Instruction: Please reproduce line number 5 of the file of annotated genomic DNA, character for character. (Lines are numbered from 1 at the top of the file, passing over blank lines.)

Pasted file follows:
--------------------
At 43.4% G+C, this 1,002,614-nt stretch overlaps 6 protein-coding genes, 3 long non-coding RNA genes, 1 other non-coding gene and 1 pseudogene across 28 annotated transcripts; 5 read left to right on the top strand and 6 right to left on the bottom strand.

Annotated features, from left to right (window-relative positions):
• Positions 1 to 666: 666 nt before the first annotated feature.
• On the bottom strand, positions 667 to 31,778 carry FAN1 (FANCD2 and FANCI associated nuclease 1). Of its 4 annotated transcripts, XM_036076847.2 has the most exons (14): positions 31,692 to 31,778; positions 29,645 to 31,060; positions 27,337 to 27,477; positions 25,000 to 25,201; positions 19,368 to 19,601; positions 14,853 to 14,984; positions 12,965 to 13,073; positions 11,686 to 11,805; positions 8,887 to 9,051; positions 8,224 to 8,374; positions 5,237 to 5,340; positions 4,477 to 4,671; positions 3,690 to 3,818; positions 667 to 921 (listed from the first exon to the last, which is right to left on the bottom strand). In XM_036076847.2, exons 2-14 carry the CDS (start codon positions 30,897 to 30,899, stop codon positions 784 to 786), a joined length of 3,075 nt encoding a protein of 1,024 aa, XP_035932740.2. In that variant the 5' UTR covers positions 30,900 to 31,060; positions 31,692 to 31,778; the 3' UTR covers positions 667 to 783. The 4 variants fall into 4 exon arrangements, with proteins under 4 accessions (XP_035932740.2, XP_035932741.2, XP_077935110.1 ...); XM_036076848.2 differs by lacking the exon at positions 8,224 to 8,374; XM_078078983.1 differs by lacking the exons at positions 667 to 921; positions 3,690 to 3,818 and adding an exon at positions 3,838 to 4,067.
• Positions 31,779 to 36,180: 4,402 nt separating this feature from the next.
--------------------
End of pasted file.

• Positions 31,779 to 36,180: 4,402 nt separating this feature from the next.